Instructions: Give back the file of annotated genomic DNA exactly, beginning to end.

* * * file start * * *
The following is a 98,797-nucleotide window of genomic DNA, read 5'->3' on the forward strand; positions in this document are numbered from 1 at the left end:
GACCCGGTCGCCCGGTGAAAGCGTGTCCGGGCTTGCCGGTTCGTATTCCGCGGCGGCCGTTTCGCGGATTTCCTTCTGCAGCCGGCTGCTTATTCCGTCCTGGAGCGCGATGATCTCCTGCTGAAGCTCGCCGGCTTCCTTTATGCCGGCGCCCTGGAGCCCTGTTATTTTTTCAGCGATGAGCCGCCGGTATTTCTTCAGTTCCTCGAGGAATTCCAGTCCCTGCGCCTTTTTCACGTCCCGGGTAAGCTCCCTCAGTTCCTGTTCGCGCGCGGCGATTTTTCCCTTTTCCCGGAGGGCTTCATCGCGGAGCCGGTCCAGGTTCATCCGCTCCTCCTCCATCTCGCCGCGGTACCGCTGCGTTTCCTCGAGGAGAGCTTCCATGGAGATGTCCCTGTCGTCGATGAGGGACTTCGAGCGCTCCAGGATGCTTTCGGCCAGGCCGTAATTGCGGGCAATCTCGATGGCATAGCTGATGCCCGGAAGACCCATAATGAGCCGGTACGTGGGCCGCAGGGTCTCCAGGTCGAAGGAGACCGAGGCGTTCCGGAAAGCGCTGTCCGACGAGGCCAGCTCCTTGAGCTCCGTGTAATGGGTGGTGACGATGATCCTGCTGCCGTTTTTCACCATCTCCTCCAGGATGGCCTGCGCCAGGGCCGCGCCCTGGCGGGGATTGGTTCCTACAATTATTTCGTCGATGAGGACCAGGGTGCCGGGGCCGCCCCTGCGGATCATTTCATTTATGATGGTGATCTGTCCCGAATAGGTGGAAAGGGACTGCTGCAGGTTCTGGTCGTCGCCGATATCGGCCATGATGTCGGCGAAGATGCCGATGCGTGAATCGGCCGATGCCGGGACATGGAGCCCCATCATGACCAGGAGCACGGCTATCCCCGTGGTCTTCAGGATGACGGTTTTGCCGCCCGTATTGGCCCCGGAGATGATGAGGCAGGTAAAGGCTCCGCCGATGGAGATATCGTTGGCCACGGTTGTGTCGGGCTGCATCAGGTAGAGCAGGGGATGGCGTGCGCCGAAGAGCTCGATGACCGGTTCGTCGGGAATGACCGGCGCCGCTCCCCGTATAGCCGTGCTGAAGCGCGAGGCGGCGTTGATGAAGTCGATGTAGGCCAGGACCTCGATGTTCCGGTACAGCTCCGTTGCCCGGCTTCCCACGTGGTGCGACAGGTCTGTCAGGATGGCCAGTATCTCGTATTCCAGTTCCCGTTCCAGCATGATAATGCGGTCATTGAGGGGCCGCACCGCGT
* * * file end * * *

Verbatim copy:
The following is a 98,797-nucleotide window of genomic DNA, read 5'->3' on the forward strand; positions in this document are numbered from 1 at the left end:
GACCCGGTCGCCCGGTGAAAGCGTGTCCGGGCTTGCCGGTTCGTATTCCGCGGCGGCCGTTTCGCGGATTTCCTTCTGCAGCCGGCTGCTTATTCCGTCCTGGAGCGCGATGATCTCCTGCTGAAGCTCGCCGGCTTCCTTTATGCCGGCGCCCTGGAGCCCTGTTATTTTTTCAGCGATGAGCCGCCGGTATTTCTTCAGTTCCTCGAGGAATTCCAGTCCCTGCGCCTTTTTCACGTCCCGGGTAAGCTCCCTCAGTTCCTGTTCGCGCGCGGCGATTTTTCCCTTTTCCCGGAGGGCTTCATCGCGGAGCCGGTCCAGGTTCATCCGCTCCTCCTCCATCTCGCCGCGGTACCGCTGCGTTTCCTCGAGGAGAGCTTCCATGGAGATGTCCCTGTCGTCGATGAGGGACTTCGAGCGCTCCAGGATGCTTTCGGCCAGGCCGTAATTGCGGGCAATCTCGATGGCATAGCTGATGCCCGGAAGACCCATAATGAGCCGGTACGTGGGCCGCAGGGTCTCCAGGTCGAAGGAGACCGAGGCGTTCCGGAAAGCGCTGTCCGACGAGGCCAGCTCCTTGAGCTCCGTGTAATGGGTGGTGACGATGATCCTGCTGCCGTTTTTCACCATCTCCTCCAGGATGGCCTGCGCCAGGGCCGCGCCCTGGCGGGGATTGGTTCCTACAATTATTTCGTCGATGAGGACCAGGGTGCCGGGGCCGCCCCTGCGGATCATTTCATTTATGATGGTGATCTGTCCCGAATAGGTGGAAAGGGACTGCTGCAGGTTCTGGTCGTCGCCGATATCGGCCATGATGTCGGCGAAGATGCCGATGCGTGAATCGGCCGATGCCGGGACATGGAGCCCCATCATGACCAGGAGCACGGCTATCCCCGTGGTCTTCAGGATGACGGTTTTGCCGCCCGTATTGGCCCCGGAGATGATGAGGCAGGTAAAGGCTCCGCCGATGGAGATATCGTTGGCCACGGTTGTGTCGGGCTGCATCAGGTAGAGCAGGGGATGGCGTGCGCCGAAGAGCTCGATGACCGGTTCGTCGGGAATGACCGGCGCCGCTCCCCGTATAGCCGTGCTGAAGCGCGAGGCGGCGTTGATGAAGTCGATGTAGGCCAGGACCTCGATGTTCCGGTACAGCTCCGTTGCCCGGCTTCCCACGTGGTGCGACAGGTCTGTCAGGATGGCCAGTATCTCGTATTCCAGTTCCCGTTCCAGCATGATAATGCGGTCATTGAGGGGCCGCACCGCGT